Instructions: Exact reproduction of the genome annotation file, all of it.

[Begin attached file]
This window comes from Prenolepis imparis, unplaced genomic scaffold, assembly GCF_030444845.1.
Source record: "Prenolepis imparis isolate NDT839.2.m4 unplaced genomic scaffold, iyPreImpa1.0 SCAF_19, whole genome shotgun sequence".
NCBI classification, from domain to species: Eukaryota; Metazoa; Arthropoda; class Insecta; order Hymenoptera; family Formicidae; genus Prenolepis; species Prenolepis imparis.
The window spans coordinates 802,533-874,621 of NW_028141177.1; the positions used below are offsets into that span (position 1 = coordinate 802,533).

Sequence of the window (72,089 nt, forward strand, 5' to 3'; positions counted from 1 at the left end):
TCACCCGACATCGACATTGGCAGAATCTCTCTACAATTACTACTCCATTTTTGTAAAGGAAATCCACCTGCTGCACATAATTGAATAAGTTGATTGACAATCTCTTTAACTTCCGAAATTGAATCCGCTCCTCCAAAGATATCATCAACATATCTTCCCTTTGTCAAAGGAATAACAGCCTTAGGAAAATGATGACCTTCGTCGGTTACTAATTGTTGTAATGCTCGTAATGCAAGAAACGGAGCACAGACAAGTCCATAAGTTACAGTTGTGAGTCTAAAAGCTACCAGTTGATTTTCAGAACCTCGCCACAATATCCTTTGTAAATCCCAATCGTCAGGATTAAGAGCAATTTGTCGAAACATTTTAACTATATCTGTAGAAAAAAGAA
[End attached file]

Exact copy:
This window comes from Prenolepis imparis, unplaced genomic scaffold, assembly GCF_030444845.1.
Source record: "Prenolepis imparis isolate NDT839.2.m4 unplaced genomic scaffold, iyPreImpa1.0 SCAF_19, whole genome shotgun sequence".
NCBI classification, from domain to species: Eukaryota; Metazoa; Arthropoda; class Insecta; order Hymenoptera; family Formicidae; genus Prenolepis; species Prenolepis imparis.
The window spans coordinates 802,533-874,621 of NW_028141177.1; the positions used below are offsets into that span (position 1 = coordinate 802,533).

Sequence of the window (72,089 nt, forward strand, 5' to 3'; positions counted from 1 at the left end):
TCACCCGACATCGACATTGGCAGAATCTCTCTACAATTACTACTCCATTTTTGTAAAGGAAATCCACCTGCTGCACATAATTGAATAAGTTGATTGACAATCTCTTTAACTTCCGAAATTGAATCCGCTCCTCCAAAGATATCATCAACATATCTTCCCTTTGTCAAAGGAATAACAGCCTTAGGAAAATGATGACCTTCGTCGGTTACTAATTGTTGTAATGCTCGTAATGCAAGAAACGGAGCACAGACAAGTCCATAAGTTACAGTTGTGAGTCTAAAAGCTACCAGTTGATTTTCAGAACCTCGCCACAATATCCTTTGTAAATCCCAATCGTCAGGATTAAGAGCAATTTGTCGAAACATTTTAACTATATCTGTAGAAAAAAGAA